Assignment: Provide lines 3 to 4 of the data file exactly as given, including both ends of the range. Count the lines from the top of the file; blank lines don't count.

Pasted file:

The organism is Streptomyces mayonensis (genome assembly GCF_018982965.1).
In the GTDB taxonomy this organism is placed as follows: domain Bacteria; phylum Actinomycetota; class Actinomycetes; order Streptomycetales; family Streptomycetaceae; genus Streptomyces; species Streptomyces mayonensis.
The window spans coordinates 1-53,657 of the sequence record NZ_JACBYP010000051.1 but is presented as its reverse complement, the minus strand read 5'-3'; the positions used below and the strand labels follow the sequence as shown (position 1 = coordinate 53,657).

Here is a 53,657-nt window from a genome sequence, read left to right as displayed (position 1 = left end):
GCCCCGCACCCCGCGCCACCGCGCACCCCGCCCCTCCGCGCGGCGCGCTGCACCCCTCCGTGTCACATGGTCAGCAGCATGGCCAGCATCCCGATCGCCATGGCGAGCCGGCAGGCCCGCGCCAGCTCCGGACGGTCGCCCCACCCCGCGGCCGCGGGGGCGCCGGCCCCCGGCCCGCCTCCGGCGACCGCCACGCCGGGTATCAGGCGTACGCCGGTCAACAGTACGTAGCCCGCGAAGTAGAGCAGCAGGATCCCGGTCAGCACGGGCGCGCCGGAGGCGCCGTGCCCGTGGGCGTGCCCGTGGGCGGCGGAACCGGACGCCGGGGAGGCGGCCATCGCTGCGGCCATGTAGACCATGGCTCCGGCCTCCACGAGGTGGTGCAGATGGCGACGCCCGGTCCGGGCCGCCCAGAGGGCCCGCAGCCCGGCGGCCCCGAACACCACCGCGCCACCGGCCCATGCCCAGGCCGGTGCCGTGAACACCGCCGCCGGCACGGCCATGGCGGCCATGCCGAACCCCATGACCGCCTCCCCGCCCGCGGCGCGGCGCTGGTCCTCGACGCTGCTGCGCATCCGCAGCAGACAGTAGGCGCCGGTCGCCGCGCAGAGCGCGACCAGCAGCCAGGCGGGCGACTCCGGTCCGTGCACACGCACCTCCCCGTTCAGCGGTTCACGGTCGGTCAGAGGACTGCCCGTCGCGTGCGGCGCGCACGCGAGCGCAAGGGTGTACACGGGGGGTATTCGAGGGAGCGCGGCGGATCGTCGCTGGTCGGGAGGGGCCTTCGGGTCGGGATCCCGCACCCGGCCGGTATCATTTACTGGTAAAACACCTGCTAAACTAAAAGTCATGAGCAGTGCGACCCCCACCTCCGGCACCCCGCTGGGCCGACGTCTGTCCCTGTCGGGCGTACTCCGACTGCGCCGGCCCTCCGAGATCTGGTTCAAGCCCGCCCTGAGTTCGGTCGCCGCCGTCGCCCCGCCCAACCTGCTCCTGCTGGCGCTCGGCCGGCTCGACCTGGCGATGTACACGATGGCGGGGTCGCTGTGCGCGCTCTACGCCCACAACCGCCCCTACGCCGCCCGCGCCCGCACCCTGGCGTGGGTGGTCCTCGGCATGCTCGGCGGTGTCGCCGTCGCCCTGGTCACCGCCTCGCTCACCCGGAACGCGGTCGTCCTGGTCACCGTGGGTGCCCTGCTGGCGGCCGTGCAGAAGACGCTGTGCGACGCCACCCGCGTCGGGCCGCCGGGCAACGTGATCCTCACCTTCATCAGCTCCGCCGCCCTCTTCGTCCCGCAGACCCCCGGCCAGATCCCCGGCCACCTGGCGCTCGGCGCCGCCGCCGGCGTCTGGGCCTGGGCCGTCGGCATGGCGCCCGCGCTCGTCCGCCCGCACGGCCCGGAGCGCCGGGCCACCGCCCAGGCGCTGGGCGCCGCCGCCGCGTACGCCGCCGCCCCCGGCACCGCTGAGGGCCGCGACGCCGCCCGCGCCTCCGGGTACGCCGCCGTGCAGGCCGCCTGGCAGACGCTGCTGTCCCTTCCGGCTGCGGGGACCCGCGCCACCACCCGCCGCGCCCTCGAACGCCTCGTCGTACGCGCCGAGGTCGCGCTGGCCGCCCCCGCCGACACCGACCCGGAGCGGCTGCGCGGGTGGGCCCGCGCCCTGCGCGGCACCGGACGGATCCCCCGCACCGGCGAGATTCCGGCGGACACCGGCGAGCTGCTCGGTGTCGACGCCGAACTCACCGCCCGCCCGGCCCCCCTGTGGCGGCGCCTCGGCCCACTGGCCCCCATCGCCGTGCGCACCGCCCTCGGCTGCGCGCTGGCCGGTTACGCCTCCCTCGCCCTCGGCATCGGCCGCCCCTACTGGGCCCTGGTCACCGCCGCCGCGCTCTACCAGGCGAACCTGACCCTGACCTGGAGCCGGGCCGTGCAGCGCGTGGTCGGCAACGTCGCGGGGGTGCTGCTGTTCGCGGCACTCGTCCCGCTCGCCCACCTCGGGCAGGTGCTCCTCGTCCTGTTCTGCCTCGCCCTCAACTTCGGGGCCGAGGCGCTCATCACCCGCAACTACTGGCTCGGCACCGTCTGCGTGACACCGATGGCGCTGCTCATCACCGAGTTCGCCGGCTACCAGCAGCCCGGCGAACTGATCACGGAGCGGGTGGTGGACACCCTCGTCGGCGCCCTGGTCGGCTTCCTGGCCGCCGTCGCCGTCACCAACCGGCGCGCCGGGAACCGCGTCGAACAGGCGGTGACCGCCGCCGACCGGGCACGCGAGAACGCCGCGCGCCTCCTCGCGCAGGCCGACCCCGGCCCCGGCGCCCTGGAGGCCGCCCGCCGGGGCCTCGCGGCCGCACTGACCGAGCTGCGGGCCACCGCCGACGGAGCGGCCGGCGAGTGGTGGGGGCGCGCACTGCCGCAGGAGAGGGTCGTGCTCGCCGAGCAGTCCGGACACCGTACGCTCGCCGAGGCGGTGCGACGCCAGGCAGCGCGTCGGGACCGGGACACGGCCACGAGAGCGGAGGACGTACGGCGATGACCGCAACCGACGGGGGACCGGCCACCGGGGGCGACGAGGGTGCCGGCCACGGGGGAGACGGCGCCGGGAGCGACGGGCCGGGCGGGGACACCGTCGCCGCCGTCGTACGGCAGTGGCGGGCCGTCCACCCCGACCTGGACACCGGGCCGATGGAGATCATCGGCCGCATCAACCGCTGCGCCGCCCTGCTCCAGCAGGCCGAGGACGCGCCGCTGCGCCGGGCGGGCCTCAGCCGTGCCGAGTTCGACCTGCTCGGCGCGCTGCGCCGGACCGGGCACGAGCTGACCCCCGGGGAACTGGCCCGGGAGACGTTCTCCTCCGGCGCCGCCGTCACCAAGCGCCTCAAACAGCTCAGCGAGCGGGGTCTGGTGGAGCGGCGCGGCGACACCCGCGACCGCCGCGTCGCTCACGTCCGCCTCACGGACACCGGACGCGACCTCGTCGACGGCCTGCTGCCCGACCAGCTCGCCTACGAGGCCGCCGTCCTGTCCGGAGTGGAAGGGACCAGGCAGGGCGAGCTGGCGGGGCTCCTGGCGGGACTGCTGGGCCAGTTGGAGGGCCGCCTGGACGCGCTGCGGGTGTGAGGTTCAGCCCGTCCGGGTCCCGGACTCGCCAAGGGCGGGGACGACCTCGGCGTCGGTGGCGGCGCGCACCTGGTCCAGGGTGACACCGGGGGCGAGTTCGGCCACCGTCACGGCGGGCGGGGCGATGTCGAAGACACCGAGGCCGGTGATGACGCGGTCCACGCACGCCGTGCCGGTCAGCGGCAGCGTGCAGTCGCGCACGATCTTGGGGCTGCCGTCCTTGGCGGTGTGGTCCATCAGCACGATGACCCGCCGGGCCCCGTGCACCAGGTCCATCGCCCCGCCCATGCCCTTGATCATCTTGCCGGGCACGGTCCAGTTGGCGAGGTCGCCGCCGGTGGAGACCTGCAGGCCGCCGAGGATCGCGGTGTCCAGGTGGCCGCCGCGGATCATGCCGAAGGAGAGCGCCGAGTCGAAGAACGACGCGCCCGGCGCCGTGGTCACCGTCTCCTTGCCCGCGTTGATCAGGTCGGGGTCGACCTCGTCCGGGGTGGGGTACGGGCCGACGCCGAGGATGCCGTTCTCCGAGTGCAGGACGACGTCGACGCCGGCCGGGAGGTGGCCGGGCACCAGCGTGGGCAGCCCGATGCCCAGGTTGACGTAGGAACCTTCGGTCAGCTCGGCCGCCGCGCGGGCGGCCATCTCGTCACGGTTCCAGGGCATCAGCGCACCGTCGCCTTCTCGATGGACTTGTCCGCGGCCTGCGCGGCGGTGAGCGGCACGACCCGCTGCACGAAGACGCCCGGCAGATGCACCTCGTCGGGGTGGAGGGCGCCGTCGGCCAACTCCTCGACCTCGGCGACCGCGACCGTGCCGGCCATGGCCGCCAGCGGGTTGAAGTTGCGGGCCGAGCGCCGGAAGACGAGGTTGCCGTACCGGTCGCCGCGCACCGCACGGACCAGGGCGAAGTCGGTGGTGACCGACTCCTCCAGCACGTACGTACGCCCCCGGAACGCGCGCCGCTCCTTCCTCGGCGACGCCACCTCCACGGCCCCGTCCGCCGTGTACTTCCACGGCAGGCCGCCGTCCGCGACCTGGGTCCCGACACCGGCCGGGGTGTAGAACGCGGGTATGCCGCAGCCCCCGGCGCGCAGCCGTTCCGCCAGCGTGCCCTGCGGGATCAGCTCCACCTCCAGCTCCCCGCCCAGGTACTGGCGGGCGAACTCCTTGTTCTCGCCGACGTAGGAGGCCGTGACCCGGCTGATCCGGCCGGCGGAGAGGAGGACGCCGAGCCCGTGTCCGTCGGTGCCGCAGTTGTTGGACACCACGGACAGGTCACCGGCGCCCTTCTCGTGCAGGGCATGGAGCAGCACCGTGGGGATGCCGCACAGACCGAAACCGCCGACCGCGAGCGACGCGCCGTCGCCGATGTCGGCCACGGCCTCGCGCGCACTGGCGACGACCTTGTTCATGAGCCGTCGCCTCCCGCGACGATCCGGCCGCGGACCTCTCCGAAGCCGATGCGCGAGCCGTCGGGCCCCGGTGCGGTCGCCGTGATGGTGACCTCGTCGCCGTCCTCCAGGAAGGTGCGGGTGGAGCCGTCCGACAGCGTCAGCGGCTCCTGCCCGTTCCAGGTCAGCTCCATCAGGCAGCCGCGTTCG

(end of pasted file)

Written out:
The window spans coordinates 1-53,657 of the sequence record NZ_JACBYP010000051.1 but is presented as its reverse complement, the minus strand read 5'-3'; the positions used below and the strand labels follow the sequence as shown (position 1 = coordinate 53,657).

Here is a 53,657-nt window from a genome sequence, read left to right as displayed (position 1 = left end):